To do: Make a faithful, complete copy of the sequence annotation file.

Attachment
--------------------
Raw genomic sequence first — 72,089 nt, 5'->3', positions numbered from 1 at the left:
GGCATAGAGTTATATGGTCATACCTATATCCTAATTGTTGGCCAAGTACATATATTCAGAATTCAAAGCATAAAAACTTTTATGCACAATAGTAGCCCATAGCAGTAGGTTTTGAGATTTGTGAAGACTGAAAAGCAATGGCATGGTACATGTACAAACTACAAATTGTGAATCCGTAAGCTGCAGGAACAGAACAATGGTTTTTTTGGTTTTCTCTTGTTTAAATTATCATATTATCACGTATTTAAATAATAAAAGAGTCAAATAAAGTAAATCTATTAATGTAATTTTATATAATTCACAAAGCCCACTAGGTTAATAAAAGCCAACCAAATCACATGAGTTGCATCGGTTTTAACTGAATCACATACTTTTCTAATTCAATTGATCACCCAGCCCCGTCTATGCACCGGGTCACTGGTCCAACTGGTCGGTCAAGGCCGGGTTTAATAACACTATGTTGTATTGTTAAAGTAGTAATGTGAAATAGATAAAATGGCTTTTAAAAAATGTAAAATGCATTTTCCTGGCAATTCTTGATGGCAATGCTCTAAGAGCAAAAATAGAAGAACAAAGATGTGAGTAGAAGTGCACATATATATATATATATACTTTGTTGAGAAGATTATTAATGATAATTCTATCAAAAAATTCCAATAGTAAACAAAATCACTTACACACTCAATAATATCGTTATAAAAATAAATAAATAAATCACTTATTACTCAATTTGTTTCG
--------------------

Raw genomic sequence first — 72,089 nt, 5'->3', positions numbered from 1 at the left:
GGCATAGAGTTATATGGTCATACCTATATCCTAATTGTTGGCCAAGTACATATATTCAGAATTCAAAGCATAAAAACTTTTATGCACAATAGTAGCCCATAGCAGTAGGTTTTGAGATTTGTGAAGACTGAAAAGCAATGGCATGGTACATGTACAAACTACAAATTGTGAATCCGTAAGCTGCAGGAACAGAACAATGGTTTTTTTGGTTTTCTCTTGTTTAAATTATCATATTATCACGTATTTAAATAATAAAAGAGTCAAATAAAGTAAATCTATTAATGTAATTTTATATAATTCACAAAGCCCACTAGGTTAATAAAAGCCAACCAAATCACATGAGTTGCATCGGTTTTAACTGAATCACATACTTTTCTAATTCAATTGATCACCCAGCCCCGTCTATGCACCGGGTCACTGGTCCAACTGGTCGGTCAAGGCCGGGTTTAATAACACTATGTTGTATTGTTAAAGTAGTAATGTGAAATAGATAAAATGGCTTTTAAAAAATGTAAAATGCATTTTCCTGGCAATTCTTGATGGCAATGCTCTAAGAGCAAAAATAGAAGAACAAAGATGTGAGTAGAAGTGCACATATATATATATATATACTTTGTTGAGAAGATTATTAATGATAATTCTATCAAAAAATTCCAATAGTAAACAAAATCACTTACACACTCAATAATATCGTTATAAAAATAAATAAATAAATCACTTATTACTCAATTTGTTTCG